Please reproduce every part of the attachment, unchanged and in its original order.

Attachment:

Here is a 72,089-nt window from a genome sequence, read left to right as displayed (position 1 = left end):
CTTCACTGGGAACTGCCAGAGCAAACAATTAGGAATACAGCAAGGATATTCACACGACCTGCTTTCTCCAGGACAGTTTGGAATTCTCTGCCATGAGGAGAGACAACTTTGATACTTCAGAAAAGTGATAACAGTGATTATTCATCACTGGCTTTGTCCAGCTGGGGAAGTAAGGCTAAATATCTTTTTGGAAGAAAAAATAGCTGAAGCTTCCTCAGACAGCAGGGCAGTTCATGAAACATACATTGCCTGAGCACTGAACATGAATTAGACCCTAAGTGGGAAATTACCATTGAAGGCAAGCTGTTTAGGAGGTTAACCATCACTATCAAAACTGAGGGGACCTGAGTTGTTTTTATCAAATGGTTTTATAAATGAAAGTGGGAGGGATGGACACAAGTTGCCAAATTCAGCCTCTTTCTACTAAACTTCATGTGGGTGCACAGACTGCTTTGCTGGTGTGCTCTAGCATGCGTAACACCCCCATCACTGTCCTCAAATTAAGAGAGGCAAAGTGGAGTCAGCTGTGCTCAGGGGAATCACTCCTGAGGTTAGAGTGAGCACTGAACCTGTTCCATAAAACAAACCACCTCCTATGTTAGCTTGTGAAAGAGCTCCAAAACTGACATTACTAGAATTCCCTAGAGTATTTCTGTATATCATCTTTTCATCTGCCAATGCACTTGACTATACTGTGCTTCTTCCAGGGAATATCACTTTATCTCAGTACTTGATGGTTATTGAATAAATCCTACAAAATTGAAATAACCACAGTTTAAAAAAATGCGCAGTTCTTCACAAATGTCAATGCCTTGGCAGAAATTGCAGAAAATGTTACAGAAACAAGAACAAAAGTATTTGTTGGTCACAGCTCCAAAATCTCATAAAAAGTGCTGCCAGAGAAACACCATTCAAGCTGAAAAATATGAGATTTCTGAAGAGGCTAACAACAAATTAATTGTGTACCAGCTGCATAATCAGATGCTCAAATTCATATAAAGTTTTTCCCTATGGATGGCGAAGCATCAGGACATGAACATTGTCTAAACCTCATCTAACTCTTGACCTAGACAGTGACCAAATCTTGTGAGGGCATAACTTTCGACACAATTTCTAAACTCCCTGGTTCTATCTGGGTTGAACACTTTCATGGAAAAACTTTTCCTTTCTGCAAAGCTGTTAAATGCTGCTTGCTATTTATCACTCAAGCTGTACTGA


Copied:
Here is a 72,089-nt window from a genome sequence, read left to right as displayed (position 1 = left end):
CTTCACTGGGAACTGCCAGAGCAAACAATTAGGAATACAGCAAGGATATTCACACGACCTGCTTTCTCCAGGACAGTTTGGAATTCTCTGCCATGAGGAGAGACAACTTTGATACTTCAGAAAAGTGATAACAGTGATTATTCATCACTGGCTTTGTCCAGCTGGGGAAGTAAGGCTAAATATCTTTTTGGAAGAAAAAATAGCTGAAGCTTCCTCAGACAGCAGGGCAGTTCATGAAACATACATTGCCTGAGCACTGAACATGAATTAGACCCTAAGTGGGAAATTACCATTGAAGGCAAGCTGTTTAGGAGGTTAACCATCACTATCAAAACTGAGGGGACCTGAGTTGTTTTTATCAAATGGTTTTATAAATGAAAGTGGGAGGGATGGACACAAGTTGCCAAATTCAGCCTCTTTCTACTAAACTTCATGTGGGTGCACAGACTGCTTTGCTGGTGTGCTCTAGCATGCGTAACACCCCCATCACTGTCCTCAAATTAAGAGAGGCAAAGTGGAGTCAGCTGTGCTCAGGGGAATCACTCCTGAGGTTAGAGTGAGCACTGAACCTGTTCCATAAAACAAACCACCTCCTATGTTAGCTTGTGAAAGAGCTCCAAAACTGACATTACTAGAATTCCCTAGAGTATTTCTGTATATCATCTTTTCATCTGCCAATGCACTTGACTATACTGTGCTTCTTCCAGGGAATATCACTTTATCTCAGTACTTGATGGTTATTGAATAAATCCTACAAAATTGAAATAACCACAGTTTAAAAAAATGCGCAGTTCTTCACAAATGTCAATGCCTTGGCAGAAATTGCAGAAAATGTTACAGAAACAAGAACAAAAGTATTTGTTGGTCACAGCTCCAAAATCTCATAAAAAGTGCTGCCAGAGAAACACCATTCAAGCTGAAAAATATGAGATTTCTGAAGAGGCTAACAACAAATTAATTGTGTACCAGCTGCATAATCAGATGCTCAAATTCATATAAAGTTTTTCCCTATGGATGGCGAAGCATCAGGACATGAACATTGTCTAAACCTCATCTAACTCTTGACCTAGACAGTGACCAAATCTTGTGAGGGCATAACTTTCGACACAATTTCTAAACTCCCTGGTTCTATCTGGGTTGAACACTTTCATGGAAAAACTTTTCCTTTCTGCAAAGCTGTTAAATGCTGCTTGCTATTTATCACTCAAGCTGTACTGA